QIN-QIO projects will be based in communities, health care facilities and clinical practices. They will drive quality by providing technical assistance, convening learning and action networks for sharing best practices, collecting and analyzing data for improvement. HHS National Quality Strategy (NQS) and the CMS Quality Strategy provide the framework for the contracts along with the companion, recommendations, and priorities.

Specifically, each QIN-QIO will work on strategic initiatives such as reducing healthcare associated infections, reducing readmissions and medication errors, working with nursing homes to improve care for residents, supporting clinical practices in using interoperable health information technology to enable the exchange of essential health information to improve the coordination of care, promoting prevention activities, reducing cardiac disease and diabetes, reducing health care disparities and improving patient and family engagement. QIN-QIOs will also provide technical assistance for improvement in CMS value based purchasing programs, including the physician value based modifier program.

As a result of the changes, some hospitals and providers will now work with a different QIO than in the past. The new QIN-QIO contracts were competitively awarded. The restructured program will continue to ensure that the entire country participates in strategic initiatives and that local practices are considered. The first phase of the restructuring – which CMS announced on May 9, 2014 –allows two Beneficiary and Family-Centered Care (BFCC) QIO contractors to perform the program’s case review and monitoring activities separate from the quality improvement activities performed by QIN-QIOs. CMS will introduce the program changes with the beginning of its five year, 11th Statement of Work – the QIO contracts cycle – on August 1, 2014.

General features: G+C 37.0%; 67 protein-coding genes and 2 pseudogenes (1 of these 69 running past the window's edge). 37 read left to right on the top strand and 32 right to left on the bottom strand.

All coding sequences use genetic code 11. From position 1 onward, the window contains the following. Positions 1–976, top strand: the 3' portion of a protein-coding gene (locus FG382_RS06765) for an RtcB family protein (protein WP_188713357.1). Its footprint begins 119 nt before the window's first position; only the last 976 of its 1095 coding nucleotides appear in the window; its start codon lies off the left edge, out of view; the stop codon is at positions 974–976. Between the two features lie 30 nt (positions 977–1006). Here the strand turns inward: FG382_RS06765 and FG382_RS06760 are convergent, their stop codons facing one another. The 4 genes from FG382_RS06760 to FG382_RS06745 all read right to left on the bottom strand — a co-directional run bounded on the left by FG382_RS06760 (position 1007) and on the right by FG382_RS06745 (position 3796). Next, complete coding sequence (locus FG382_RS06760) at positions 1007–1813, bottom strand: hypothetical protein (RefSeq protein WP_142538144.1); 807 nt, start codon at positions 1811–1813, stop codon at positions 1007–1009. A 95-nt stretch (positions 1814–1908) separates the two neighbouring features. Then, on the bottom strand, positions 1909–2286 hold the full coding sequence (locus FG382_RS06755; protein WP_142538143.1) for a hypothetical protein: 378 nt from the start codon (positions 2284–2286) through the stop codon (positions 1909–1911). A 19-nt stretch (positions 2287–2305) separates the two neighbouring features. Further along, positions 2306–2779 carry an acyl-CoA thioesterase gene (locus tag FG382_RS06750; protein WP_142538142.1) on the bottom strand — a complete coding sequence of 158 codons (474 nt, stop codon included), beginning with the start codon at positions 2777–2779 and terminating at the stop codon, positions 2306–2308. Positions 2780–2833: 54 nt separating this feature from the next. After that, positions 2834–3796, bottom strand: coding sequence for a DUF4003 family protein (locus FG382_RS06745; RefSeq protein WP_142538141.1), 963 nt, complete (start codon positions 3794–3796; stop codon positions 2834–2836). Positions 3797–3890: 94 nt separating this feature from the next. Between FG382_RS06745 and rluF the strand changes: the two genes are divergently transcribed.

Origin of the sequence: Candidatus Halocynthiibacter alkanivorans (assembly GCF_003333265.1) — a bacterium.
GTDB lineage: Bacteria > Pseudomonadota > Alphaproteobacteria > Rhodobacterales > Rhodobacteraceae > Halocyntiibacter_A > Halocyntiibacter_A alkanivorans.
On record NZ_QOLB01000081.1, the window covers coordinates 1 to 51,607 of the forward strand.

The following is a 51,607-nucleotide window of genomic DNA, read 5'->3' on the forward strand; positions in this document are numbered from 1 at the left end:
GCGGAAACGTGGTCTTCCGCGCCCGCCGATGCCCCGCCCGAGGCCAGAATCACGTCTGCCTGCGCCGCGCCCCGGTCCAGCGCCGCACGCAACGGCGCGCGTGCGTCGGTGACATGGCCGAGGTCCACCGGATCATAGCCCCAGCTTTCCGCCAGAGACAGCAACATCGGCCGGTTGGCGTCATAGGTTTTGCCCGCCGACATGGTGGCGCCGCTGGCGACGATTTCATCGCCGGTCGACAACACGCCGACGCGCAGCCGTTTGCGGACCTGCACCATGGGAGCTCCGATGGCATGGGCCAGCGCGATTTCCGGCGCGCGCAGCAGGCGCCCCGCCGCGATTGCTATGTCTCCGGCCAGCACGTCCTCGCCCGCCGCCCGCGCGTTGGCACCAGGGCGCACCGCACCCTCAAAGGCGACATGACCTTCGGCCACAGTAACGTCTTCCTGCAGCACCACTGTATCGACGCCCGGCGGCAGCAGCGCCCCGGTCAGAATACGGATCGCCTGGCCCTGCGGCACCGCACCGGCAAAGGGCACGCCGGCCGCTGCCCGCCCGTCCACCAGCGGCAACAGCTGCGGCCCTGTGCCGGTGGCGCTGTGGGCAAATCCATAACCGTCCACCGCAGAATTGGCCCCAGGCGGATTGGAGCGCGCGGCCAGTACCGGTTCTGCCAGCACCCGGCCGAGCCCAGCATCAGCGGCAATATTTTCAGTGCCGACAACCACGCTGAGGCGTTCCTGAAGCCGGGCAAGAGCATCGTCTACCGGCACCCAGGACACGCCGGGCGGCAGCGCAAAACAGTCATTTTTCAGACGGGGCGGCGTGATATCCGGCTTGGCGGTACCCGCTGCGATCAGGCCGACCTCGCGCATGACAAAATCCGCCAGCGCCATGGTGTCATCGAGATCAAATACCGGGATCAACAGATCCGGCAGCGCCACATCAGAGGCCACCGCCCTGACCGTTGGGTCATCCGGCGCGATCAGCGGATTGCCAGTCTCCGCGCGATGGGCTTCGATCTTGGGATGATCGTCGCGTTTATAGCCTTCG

For more information please visit: http://cms.gov/Newsroom/MediaReleaseDatabase/Press-releases/2014-Press-releases-items/2014-07-18.html?DLPage=1&DLSort=0&DLSortDir=descending

CPT 90999 for Isolated Ultrafiltration


Recently, Novitas reviewed services reporting Isolated Ultrafiltration for Management of Fluid Overload in Cardiac Disease. Following the review, it was determined that HCPCS code 90999, Unlisted Dialysis Procedure, Inpatient or Outpatient is the most accurate HCPCS code to report for this service.

Effective for dates of service on or after August 14, 2014, claims for ultrafiltration for management of fluid overload in cardiac disease should be reported with HCPCS code 90999. Consistent with the current process for Not Otherwise Classified (NOC) codes, payment for these services will be determined by the Contractor. Please refer to the Local Contractor Pricing Webpage for additional information regarding the determination of fees.